Disclosure: I received this complimentary product through the Homeschool Review Crew.
We finished our math books for the year early, in October, and we won’t be starting our new books until February, so I was happy to try I Know It to fill in the gap so that Mr. Sweetie, Mr. Imagination, and Little Miss won’t forget everything they’ve learned! I Know It has math lessons for grades K-5, so it worked perfectly for us right now. It is intended as a supplement to any math curriculum; I just picked lessons that reviewed or reinforced concepts that I felt each child needed a bit more practice with before we drop studies altogether for the summer.
I Know It is very easy to use. We were given a Family license. With this license, there is only one login/password for everyone in the family, and when we login, we simply click on the picture with our name. I like that, because it can be tricky to have a different password for each child! It’s very easy to switch users with this system. There are two ways to approach lessons. You can let each child choose their own lessons, or you can assign lessons. I chose to assign lessons, which is also very easy. I simply got onto my page, browsed through the topics and looked at the sample problems, which appear when I hover over a lesson. Then, if I want someone to do that lesson, I click the check to the right of the lesson title. A box pops up which allows me to assign the lesson to any or all of the children. I can also choose how long the lesson stays on their home page, how many problems I want them to work (1-40), and whether they need to redo the lesson if they get less than a certain percentage correct. Then, click Assign Now, and the lesson is on that child’s page for them to work through when they next login! After I showed each of my three students how to use the program, I didn’t have to help them much at all except for assigning more lessons when they had completed the ones I had already given them. I did find out that Mr. Sweetie can’t remember what add, subtract, and multiply mean. He gets them mixed up! Oops. (I think he’s slightly dyslexic.)
The parent dashboard gives all sorts of reports about the children’s progress. One tab shows fun graphs of what they have accomplished. Another shows the lessons they have worked on and the scores they got. Obviously, one of them is struggling with decimals!
Children are given immediate feedback for each problem. If they got it right, a banner shows up across the problem, saying “Good Job!” or something like that, and the robot in the lower right corner of the screen does a dance. If the child doesn’t like the robot, it’s easy to switch to an emoticon or nothing by clicking the arrow beside the robot. Mr. Sweetie, doing 5th grade work, was automatically given the emoticons, because the program figures that older children like them better. He was delighted, however, to figure out how to get the robots that the others had! If the answer is incorrect, the correct answer is shown and explained—and the robot acts very disappointed.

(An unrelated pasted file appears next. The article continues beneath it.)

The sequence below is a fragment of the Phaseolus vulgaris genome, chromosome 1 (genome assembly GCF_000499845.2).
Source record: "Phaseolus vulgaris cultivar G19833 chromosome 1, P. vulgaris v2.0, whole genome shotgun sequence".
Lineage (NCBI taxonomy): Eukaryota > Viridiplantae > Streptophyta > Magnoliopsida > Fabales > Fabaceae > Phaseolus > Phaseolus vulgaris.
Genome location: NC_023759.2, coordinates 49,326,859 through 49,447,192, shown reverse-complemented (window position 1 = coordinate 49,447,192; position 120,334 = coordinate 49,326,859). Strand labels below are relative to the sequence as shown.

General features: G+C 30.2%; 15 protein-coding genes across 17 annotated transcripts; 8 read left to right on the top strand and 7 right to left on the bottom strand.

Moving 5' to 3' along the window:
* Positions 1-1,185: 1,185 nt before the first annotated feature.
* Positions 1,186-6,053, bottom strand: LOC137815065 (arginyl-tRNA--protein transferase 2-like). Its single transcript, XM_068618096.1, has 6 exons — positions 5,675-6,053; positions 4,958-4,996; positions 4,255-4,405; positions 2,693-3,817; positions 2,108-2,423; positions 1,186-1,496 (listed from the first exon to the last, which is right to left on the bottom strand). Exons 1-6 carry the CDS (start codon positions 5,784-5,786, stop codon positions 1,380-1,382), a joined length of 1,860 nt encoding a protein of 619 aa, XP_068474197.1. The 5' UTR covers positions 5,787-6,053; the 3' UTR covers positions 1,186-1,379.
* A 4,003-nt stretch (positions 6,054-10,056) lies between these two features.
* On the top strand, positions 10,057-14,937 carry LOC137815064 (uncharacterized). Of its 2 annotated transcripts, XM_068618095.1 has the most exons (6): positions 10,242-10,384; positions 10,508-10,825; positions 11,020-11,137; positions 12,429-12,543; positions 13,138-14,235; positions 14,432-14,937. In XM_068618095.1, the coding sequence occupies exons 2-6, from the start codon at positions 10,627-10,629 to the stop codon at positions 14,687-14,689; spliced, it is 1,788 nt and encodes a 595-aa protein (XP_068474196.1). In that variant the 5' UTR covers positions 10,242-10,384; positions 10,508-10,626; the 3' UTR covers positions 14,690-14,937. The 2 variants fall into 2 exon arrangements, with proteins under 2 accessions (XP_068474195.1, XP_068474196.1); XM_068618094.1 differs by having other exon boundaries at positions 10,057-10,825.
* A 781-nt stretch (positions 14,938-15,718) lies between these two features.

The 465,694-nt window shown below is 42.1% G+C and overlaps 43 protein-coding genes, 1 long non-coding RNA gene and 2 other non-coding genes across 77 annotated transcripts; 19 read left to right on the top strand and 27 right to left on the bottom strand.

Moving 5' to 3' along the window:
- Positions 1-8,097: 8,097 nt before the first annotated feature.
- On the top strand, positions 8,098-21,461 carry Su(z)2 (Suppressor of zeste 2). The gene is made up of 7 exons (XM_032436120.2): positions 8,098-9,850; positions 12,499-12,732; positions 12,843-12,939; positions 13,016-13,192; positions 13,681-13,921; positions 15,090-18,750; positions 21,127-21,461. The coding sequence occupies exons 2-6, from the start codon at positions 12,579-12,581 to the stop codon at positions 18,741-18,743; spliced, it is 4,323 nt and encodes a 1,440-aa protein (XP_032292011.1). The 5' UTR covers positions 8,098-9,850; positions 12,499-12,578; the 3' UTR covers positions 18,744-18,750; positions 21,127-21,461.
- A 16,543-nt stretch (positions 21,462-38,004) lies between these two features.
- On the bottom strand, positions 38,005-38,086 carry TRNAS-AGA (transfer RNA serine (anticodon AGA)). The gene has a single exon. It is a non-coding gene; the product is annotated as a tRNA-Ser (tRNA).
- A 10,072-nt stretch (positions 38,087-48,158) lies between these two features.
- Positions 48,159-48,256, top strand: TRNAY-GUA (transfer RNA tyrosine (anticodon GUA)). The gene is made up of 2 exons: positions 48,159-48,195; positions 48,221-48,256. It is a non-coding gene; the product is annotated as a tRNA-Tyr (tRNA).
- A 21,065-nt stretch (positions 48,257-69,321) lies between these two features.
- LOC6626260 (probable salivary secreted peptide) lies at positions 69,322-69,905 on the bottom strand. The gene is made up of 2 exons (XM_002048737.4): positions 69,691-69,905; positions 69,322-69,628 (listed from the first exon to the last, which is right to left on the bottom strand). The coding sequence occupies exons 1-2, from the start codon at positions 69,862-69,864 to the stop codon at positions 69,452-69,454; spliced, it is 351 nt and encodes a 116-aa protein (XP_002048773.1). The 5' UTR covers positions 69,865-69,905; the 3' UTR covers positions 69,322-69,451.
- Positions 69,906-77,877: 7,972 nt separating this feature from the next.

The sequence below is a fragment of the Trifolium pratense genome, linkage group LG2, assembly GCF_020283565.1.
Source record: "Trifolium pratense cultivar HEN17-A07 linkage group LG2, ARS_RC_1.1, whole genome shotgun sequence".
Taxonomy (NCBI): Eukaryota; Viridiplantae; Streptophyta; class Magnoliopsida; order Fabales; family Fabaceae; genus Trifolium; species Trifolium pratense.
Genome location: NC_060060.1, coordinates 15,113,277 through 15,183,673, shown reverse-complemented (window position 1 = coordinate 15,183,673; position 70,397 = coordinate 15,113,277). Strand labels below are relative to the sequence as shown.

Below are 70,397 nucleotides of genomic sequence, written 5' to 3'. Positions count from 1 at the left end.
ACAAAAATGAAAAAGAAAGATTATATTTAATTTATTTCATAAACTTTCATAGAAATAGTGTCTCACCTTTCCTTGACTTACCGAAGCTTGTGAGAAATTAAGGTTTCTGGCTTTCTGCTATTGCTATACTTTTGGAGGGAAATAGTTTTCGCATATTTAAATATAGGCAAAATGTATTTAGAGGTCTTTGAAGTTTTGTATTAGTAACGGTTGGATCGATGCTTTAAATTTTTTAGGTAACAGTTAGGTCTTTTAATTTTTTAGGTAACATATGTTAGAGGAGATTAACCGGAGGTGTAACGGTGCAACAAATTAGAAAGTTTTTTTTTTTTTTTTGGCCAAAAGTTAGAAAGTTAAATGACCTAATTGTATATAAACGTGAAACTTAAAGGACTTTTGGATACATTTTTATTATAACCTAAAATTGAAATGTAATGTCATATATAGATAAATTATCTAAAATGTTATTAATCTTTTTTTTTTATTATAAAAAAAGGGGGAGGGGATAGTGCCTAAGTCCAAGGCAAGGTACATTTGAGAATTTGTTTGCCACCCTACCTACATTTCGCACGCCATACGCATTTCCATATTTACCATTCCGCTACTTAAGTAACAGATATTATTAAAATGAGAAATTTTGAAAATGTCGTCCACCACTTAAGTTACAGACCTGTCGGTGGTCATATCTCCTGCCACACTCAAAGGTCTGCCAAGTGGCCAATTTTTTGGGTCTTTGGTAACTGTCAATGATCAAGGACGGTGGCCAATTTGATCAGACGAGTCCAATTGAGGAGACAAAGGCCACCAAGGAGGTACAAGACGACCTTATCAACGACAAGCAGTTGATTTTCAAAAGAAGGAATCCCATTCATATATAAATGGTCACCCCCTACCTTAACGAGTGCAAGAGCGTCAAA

Little Miss enjoyed this program. She did very well with it; school is easy for her. She just finished 1st grade, so that is the level of lessons I assigned to her. She found all that I gave her quite easy, especially since directions can be read aloud so she didn’t have any trouble understanding them. Mr. Imagination didn’t have any trouble, either; he just finished 4th grade, so that’s the level I assigned to him. The first day or two, he had to learn the terminology that was used. He was working with place value, and the wording was different from what he was used to. He soon picked up on it, though, and had no more trouble. Mr. Sweetie, however, had a lot of trouble. I assigned him to work with decimals, and it turned out to be adding, subtracting, multiplying and dividing with decimals, which he struggles with. He has just finished 6th grade, and I gave him 5th grade work, but it was still quite a challenge for him.
I Know It is a great way to supplement a math curriculum. It does well at giving more practice in areas in which a child is weak, and for keeping in practice through holidays. Each lesson, except the decimal ones Mr. Sweetie struggled with, took about 10-15 minutes to complete, so it’s a quick, easy way to keep up skills. Click the image below to see what other families have to say about it!